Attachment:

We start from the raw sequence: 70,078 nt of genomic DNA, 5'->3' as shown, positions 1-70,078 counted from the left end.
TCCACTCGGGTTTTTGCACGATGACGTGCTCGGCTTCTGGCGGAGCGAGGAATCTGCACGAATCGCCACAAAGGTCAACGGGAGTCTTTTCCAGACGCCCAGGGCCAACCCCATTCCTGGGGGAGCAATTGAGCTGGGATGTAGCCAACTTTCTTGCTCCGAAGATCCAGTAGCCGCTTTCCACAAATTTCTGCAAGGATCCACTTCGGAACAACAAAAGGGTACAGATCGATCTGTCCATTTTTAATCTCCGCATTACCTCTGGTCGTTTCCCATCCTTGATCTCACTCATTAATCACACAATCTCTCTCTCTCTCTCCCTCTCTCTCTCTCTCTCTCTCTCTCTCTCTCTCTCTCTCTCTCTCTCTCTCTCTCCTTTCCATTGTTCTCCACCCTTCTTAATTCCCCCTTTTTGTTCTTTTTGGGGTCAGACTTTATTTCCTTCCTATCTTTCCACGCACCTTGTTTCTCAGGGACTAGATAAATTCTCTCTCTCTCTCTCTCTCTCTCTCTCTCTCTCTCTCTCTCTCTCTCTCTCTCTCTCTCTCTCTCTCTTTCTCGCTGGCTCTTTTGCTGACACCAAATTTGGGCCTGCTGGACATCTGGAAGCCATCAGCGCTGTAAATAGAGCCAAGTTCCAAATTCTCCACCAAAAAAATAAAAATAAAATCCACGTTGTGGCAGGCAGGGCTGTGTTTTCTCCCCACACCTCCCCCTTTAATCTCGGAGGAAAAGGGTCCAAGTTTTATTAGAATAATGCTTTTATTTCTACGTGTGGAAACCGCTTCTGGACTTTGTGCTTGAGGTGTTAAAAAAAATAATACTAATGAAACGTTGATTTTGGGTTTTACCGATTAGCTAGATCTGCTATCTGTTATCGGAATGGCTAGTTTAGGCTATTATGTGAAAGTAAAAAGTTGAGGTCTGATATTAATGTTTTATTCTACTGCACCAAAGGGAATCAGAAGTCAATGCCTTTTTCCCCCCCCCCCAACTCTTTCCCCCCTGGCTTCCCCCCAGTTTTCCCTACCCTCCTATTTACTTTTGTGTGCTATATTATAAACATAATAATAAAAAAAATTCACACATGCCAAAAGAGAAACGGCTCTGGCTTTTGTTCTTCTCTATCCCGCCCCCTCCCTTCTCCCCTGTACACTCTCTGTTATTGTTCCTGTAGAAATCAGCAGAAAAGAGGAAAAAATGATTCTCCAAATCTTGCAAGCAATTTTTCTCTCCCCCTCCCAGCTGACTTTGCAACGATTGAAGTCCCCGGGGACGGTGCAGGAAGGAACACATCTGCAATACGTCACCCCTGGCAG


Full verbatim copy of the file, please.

We start from the raw sequence: 70,078 nt of genomic DNA, 5'->3' as shown, positions 1-70,078 counted from the left end.
TCCACTCGGGTTTTTGCACGATGACGTGCTCGGCTTCTGGCGGAGCGAGGAATCTGCACGAATCGCCACAAAGGTCAACGGGAGTCTTTTCCAGACGCCCAGGGCCAACCCCATTCCTGGGGGAGCAATTGAGCTGGGATGTAGCCAACTTTCTTGCTCCGAAGATCCAGTAGCCGCTTTCCACAAATTTCTGCAAGGATCCACTTCGGAACAACAAAAGGGTACAGATCGATCTGTCCATTTTTAATCTCCGCATTACCTCTGGTCGTTTCCCATCCTTGATCTCACTCATTAATCACACAATCTCTCTCTCTCTCTCCCTCTCTCTCTCTCTCTCTCTCTCTCTCTCTCTCTCTCTCTCTCTCTCTCTCTCTCCTTTCCATTGTTCTCCACCCTTCTTAATTCCCCCTTTTTGTTCTTTTTGGGGTCAGACTTTATTTCCTTCCTATCTTTCCACGCACCTTGTTTCTCAGGGACTAGATAAATTCTCTCTCTCTCTCTCTCTCTCTCTCTCTCTCTCTCTCTCTCTCTCTCTCTCTCTCTCTCTCTCTCTCTTTCTCGCTGGCTCTTTTGCTGACACCAAATTTGGGCCTGCTGGACATCTGGAAGCCATCAGCGCTGTAAATAGAGCCAAGTTCCAAATTCTCCACCAAAAAAATAAAAATAAAATCCACGTTGTGGCAGGCAGGGCTGTGTTTTCTCCCCACACCTCCCCCTTTAATCTCGGAGGAAAAGGGTCCAAGTTTTATTAGAATAATGCTTTTATTTCTACGTGTGGAAACCGCTTCTGGACTTTGTGCTTGAGGTGTTAAAAAAAATAATACTAATGAAACGTTGATTTTGGGTTTTACCGATTAGCTAGATCTGCTATCTGTTATCGGAATGGCTAGTTTAGGCTATTATGTGAAAGTAAAAAGTTGAGGTCTGATATTAATGTTTTATTCTACTGCACCAAAGGGAATCAGAAGTCAATGCCTTTTTCCCCCCCCCCCAACTCTTTCCCCCCTGGCTTCCCCCCAGTTTTCCCTACCCTCCTATTTACTTTTGTGTGCTATATTATAAACATAATAATAAAAAAAATTCACACATGCCAAAAGAGAAACGGCTCTGGCTTTTGTTCTTCTCTATCCCGCCCCCTCCCTTCTCCCCTGTACACTCTCTGTTATTGTTCCTGTAGAAATCAGCAGAAAAGAGGAAAAAATGATTCTCCAAATCTTGCAAGCAATTTTTCTCTCCCCCTCCCAGCTGACTTTGCAACGATTGAAGTCCCCGGGGACGGTGCAGGAAGGAACACATCTGCAATACGTCACCCCTGGCAG